Do Not Be Grieved
When my heart was grieved and my spirit embittered,
I was senseless and ignorant; I was a brute beast before you.
The psalmist’s heart is grieved and his spirit embittered, not by external afflictions but by a corrosive envy of others, which is a source of alienation and frustration. He says that his own heart had become impure because “I envied the arrogant when I saw the prosperity of the wicked” (Psalm 73:3).
The psalmist also says that the wicked seem to be rewarded in this life, raising the question of justice. “They have no struggles; their bodies are healthy and strong. They are free from the burdens common to man; they are not plagued by human ills” (vv. 4–5). Who has not wondered about the purpose of life when they see the wicked prospering? But then the psalmist has a revelation from God that reminds him that, while his ways may seem inscrutable at times, God holds those who are faithful by their “right hand” and will not abandon his children. “When I tried to understand all this, it was oppressive to me till I entered the sanctuary of God; then I understood their final destiny” (vv. 16–17).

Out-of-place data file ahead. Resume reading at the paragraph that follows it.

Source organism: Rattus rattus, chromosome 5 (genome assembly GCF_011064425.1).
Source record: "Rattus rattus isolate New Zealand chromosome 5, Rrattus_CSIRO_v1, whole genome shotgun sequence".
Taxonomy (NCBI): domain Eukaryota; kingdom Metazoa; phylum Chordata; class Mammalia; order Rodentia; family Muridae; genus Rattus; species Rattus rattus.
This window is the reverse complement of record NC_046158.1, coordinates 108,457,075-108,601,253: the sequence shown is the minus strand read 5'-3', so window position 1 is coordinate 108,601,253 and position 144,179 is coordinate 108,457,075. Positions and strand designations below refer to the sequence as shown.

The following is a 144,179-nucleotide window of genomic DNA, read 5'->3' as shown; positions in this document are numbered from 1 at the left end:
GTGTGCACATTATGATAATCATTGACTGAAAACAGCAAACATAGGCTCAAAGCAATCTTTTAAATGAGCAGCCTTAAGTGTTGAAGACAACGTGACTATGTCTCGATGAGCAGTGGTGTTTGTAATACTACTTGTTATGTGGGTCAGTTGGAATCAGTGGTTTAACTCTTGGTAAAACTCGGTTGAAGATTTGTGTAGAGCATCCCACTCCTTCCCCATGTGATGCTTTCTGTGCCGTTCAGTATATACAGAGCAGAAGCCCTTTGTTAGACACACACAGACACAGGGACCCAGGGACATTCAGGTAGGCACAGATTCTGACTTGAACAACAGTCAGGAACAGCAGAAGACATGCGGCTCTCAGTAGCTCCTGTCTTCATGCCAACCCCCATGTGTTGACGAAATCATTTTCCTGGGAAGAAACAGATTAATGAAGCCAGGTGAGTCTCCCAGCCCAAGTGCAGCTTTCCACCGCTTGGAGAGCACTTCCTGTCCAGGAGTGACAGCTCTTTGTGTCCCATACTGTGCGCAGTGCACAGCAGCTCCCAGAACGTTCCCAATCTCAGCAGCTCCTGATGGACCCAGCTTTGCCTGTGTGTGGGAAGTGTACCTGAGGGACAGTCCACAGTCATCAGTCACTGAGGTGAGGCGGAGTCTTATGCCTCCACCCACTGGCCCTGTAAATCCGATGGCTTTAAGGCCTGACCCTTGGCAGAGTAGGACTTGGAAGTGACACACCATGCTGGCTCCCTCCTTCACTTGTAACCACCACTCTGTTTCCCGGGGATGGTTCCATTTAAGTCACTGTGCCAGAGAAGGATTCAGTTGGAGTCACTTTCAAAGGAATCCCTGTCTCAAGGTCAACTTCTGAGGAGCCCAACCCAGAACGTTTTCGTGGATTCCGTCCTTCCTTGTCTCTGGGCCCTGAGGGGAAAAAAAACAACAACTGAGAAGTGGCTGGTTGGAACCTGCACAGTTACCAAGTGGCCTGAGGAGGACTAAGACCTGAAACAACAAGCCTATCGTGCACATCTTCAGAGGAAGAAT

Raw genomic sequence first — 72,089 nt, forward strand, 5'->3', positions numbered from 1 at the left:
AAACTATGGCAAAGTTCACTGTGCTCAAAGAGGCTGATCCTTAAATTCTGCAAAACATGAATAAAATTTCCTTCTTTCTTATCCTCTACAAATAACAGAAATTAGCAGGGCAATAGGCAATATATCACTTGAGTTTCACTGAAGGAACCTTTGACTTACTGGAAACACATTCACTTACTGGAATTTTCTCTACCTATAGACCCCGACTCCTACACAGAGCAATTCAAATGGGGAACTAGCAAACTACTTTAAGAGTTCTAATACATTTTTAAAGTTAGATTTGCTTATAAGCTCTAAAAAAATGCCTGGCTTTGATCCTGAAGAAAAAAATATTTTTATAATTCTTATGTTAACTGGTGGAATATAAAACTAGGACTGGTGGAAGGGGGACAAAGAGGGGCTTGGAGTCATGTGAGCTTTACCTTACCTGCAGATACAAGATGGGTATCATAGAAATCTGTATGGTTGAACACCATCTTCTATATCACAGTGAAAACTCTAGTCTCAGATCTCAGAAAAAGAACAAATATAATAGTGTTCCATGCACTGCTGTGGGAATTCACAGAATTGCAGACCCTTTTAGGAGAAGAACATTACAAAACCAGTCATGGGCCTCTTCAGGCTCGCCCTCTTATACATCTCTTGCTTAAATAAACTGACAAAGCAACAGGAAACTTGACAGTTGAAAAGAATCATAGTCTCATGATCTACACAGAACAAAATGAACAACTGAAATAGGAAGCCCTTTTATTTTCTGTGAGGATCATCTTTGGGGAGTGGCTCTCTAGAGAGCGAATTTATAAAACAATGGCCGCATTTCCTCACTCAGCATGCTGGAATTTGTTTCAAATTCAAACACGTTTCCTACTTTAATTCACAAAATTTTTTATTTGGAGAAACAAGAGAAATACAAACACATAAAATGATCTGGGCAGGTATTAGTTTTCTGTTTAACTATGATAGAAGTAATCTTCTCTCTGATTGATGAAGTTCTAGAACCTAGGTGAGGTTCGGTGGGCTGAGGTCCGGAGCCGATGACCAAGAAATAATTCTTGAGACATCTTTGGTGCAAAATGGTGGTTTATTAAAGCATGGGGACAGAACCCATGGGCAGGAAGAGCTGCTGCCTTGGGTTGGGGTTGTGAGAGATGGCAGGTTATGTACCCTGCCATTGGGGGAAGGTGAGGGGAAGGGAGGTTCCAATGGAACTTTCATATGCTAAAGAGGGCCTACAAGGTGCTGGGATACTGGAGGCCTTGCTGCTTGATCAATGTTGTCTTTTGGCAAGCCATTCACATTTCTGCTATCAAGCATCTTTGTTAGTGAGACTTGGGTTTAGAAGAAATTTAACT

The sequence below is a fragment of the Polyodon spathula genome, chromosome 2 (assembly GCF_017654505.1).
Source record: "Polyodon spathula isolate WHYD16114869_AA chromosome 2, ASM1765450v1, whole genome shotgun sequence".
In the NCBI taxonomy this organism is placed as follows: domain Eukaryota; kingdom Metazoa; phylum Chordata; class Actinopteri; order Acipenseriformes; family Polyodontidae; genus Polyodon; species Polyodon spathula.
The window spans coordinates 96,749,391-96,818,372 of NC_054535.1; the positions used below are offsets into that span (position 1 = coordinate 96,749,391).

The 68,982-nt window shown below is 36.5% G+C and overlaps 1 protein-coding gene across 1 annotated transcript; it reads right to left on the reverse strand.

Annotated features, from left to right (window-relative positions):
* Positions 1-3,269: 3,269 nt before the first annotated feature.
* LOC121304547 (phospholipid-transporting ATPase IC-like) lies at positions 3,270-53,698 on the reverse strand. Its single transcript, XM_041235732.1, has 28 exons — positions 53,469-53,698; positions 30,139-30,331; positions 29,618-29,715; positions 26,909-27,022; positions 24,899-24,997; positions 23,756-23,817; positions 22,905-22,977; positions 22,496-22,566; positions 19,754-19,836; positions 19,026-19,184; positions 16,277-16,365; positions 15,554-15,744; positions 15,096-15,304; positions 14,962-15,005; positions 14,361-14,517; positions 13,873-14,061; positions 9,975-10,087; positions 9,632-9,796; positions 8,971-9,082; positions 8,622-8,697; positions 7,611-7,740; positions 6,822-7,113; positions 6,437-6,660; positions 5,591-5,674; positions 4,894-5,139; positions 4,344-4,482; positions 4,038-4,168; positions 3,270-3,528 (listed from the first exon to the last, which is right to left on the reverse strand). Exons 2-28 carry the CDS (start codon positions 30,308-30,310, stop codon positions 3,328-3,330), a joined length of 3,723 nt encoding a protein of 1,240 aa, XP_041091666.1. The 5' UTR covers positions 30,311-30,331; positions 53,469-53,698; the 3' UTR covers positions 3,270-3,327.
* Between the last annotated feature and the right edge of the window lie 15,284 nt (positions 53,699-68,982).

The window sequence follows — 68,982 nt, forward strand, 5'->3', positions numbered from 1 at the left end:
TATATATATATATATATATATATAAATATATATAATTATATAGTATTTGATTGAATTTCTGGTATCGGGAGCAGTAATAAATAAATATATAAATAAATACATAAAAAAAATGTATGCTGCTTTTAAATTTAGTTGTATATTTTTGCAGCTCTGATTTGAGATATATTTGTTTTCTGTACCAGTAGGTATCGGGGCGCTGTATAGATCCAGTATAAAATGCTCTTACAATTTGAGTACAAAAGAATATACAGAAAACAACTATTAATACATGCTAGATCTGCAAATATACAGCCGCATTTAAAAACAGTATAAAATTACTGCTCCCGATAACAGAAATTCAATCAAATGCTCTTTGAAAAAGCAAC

When the Holy Spirit enters our hearts, we begin to see with our own eyes God’s wisdom in the words of Christ: “Pray for those who persecute you, that you may be sons of your Father in heaven. He causes his sun to rise on the evil and the good and sends rain on the righteous and the unrighteous. If you love those who love you, what reward will you get? Are not even the tax collectors doing that?” (Matthew 5:44–46). We are called to live in the power of God’s love.
When we do, envy and frustration evaporate, and our lives become characterized by the fullness of God's grace.
—Eric Kampmann, Signposts